Niko pointed me upstairs, where I discovered a different story—a quirky assemblage of the magnificent and the misfit. Even more disconcerting than the décor, however, was the apartment’s position within the palace. “Archivio” was situated in the front corner of the building—wedged between the top two floors. It faced the street, but there was no view and not the slightest suggestion from the facade that there might be a hollow space hiding behind and between Alberti’s carefully set windows. Access to the rest of the palace came via an antique birdcage elevator that opened directly into the apartment or via its own secret stairway, an offshoot from the main staircase originating just above the second-floor landing, eerily concealed behind a door within a wall—much like the surprise door within a door that, only a short time before, had served as my gateway into Palazzo Rucellai.
Just as soon as I’d gotten my bearings, Niko rang. “I need you to come downstairs!” he barked. “Contessa is here now.”
Was I being summoned? How oddly exciting, I thought.
I tucked in my T-shirt and headed down to meet the dowager of my dreams. But when I re-entered Alberti’s cortile, prepared to curtsy, or whatever it was one did, I found a very different picture: the serene space I’d just passed through was now dominated by a tall young woman making a futile effort to discipline three brats kicking one of the courtyard’s weathered columns as though it were a mangy old dog. This must be the daughter-in-law, I reasoned. Or the daughter-in-law’s nanny?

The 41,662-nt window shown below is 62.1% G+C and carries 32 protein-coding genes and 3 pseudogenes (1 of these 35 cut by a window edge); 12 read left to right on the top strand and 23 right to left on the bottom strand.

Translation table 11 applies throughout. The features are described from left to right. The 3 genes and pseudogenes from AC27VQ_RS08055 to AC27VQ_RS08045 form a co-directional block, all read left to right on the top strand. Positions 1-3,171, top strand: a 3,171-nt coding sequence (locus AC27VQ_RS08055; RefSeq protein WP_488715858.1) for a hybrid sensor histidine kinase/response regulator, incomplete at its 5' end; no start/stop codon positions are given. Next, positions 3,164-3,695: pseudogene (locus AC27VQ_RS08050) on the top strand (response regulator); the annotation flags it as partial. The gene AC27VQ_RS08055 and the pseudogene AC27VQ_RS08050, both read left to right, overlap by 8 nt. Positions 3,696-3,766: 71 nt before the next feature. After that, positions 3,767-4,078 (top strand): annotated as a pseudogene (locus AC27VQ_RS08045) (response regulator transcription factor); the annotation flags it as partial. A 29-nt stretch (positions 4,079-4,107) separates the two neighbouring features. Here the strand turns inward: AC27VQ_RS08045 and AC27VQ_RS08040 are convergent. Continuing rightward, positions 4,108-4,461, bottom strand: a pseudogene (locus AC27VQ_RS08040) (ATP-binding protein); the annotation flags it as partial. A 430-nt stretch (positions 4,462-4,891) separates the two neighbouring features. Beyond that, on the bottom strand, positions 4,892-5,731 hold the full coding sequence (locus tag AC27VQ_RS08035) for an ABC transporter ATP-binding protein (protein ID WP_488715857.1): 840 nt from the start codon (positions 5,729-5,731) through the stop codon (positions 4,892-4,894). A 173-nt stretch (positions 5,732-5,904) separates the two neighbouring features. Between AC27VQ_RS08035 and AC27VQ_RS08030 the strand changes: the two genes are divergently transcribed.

Alas, this was the contessa.
Everything about her clashed with my fantasy of the Italian nobility. I’d imagined something along the lines of Bona Frescobaldi—with maybe a bit of an aging, bespectacled Sophia Loren thrown in for good measure: assisted skin, mannequin hair, heavy gold, dressed for an audience in a nubby knit dress, her imminent arrival announced by the steady click-clack of Ferragamo grosgrain ribbon-adorned patent-leather pumps and the intoxicatingly sweet waft of Santa Maria Novella vapors. In other words, a daunting matriarch.